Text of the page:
We have identified two independent ENU-induced mouse mutations in the nuclear export mediating factor
(Nemf) causing a motor neuron disease with many phenotypic hallmarks of amyotrophic lateral sclerosis
(ALS). NEMF has recently been shown to be a key component of the stalled-ribosome quality control complex
(RQC) that allows for ubiquitination, C-terminal addition of poly Ala/Thr tails (CAT-tails) and disposal of
ribosome-stalled nascent polypeptide chains. Co-PI Joazeiro has previously characterized a mouse model of
neurodegeneration caused by ENU mutation of another RQC complex member, Listerin (Ltn1). In several
ways, the Ltn1-ENU phenotype resembles that of other mouse models of ALS including the newly discovered
Nemf mouse models, thus solidifying the connection between RQC dysfunction and neurodegeneration.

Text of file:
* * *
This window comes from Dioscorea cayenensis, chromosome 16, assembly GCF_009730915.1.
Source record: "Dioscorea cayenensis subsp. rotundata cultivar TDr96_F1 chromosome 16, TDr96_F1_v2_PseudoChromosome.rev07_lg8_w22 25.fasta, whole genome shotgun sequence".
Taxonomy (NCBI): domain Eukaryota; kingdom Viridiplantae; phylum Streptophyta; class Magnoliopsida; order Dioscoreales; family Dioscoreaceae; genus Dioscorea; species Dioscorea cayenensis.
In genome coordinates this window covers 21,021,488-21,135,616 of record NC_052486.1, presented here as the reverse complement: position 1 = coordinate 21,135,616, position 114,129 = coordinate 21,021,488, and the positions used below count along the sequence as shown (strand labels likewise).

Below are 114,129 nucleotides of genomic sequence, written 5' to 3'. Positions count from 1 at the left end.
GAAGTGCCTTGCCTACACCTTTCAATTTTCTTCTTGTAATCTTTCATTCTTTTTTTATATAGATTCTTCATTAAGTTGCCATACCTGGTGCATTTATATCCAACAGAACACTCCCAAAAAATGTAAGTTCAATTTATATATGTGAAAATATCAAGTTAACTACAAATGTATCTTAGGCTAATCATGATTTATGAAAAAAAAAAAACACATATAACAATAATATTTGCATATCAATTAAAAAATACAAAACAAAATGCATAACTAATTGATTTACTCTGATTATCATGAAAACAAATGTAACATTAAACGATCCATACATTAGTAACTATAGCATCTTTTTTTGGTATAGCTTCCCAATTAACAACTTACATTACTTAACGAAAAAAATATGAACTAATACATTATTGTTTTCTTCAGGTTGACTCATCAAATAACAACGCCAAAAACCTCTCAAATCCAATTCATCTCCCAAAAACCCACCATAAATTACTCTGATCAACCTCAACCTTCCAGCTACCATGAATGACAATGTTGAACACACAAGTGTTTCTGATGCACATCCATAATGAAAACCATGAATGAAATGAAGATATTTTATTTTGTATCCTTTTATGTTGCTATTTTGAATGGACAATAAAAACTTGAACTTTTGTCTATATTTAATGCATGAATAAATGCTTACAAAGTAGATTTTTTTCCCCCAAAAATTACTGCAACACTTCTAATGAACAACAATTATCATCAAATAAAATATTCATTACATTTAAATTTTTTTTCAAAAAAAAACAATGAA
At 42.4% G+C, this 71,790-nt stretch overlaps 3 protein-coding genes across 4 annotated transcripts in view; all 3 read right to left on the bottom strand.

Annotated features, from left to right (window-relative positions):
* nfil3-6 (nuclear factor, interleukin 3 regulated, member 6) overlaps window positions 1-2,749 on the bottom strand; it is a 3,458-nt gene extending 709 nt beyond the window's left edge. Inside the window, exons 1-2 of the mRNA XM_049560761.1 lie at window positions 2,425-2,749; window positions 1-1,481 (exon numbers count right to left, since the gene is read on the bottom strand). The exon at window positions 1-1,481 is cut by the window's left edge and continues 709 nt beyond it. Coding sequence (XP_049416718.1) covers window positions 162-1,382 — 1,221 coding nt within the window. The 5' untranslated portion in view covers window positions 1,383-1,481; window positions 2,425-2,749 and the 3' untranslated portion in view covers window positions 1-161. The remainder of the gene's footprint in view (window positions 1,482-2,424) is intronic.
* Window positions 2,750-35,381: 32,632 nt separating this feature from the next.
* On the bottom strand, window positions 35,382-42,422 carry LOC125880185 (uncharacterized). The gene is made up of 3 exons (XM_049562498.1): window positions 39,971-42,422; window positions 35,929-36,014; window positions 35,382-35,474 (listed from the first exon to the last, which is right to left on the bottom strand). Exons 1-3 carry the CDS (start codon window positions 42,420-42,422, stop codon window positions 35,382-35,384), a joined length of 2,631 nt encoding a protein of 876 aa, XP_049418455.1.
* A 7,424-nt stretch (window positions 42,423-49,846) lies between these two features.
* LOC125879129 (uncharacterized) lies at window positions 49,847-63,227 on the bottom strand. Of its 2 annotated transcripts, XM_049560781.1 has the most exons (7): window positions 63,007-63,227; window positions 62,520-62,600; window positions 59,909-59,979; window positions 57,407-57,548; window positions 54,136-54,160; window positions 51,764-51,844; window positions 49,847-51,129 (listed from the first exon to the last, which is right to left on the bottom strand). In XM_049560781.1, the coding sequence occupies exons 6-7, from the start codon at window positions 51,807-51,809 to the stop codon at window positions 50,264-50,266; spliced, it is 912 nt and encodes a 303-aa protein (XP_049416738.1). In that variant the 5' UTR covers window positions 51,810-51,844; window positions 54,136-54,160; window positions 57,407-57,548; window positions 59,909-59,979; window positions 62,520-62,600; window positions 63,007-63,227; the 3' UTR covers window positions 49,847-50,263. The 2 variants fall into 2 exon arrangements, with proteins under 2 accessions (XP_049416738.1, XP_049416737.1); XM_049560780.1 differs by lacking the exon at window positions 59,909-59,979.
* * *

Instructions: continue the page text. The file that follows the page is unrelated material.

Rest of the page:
Preliminary work has identified human sporadic ALS patients with rare and potentially damaging NEMF
polymorphisms. Thus, the identification of the novel NEMF mouse model provides a key resource for
determining how defects in protein quality control mechanisms may lead to neurological disease. We
hypothesize that misregulated ribosomal quality control can underlie motor neuron disease, and that NEMF is
a putative new ALS-associated disease gene critical for regulating normal neuronal function.